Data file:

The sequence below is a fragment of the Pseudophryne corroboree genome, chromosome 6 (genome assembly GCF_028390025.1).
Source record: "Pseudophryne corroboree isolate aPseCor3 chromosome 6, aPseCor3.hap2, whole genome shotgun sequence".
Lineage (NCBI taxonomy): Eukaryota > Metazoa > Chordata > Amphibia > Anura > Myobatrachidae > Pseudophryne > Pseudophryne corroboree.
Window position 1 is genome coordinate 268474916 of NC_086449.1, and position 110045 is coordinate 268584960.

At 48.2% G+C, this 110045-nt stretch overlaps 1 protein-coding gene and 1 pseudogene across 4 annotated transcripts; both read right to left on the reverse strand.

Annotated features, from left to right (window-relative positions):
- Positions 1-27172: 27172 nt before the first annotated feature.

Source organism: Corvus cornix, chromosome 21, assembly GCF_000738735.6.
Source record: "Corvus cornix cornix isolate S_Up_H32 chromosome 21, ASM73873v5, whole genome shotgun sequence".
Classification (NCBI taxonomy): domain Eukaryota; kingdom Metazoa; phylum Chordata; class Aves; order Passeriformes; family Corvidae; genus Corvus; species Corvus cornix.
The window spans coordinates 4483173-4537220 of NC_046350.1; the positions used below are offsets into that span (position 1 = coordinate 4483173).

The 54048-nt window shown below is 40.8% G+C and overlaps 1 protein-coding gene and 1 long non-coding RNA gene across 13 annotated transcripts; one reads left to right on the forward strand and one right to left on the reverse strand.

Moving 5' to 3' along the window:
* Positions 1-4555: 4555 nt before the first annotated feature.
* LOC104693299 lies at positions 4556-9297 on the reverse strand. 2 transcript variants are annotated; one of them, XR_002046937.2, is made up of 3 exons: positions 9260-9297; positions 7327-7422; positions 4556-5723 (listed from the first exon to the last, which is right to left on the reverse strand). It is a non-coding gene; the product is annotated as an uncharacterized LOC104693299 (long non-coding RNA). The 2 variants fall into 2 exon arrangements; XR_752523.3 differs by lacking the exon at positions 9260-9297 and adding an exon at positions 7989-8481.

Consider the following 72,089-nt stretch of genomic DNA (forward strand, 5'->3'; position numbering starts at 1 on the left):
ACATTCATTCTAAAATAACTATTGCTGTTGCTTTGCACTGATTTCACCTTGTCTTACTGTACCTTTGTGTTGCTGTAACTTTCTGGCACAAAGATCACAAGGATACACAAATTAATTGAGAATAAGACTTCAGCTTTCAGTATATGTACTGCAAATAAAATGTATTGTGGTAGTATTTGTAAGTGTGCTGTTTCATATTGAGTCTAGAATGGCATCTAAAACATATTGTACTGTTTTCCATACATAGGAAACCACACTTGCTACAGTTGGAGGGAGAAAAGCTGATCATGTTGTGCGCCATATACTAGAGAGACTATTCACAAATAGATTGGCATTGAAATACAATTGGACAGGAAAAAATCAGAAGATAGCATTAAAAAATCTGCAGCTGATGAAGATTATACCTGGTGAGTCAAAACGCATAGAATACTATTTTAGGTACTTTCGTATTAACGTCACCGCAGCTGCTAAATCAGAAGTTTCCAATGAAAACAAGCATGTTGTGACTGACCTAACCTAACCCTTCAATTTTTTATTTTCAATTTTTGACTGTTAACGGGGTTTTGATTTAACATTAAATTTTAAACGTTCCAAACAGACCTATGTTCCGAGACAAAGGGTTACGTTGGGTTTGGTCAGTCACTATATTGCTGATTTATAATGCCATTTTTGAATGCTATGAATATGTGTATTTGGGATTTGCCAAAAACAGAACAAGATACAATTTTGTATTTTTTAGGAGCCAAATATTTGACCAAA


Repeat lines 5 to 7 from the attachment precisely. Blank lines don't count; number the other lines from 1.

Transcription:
At 48.2% G+C, this 110045-nt stretch overlaps 1 protein-coding gene and 1 pseudogene across 4 annotated transcripts; both read right to left on the reverse strand.

Annotated features, from left to right (window-relative positions):
- Positions 1-27172: 27172 nt before the first annotated feature.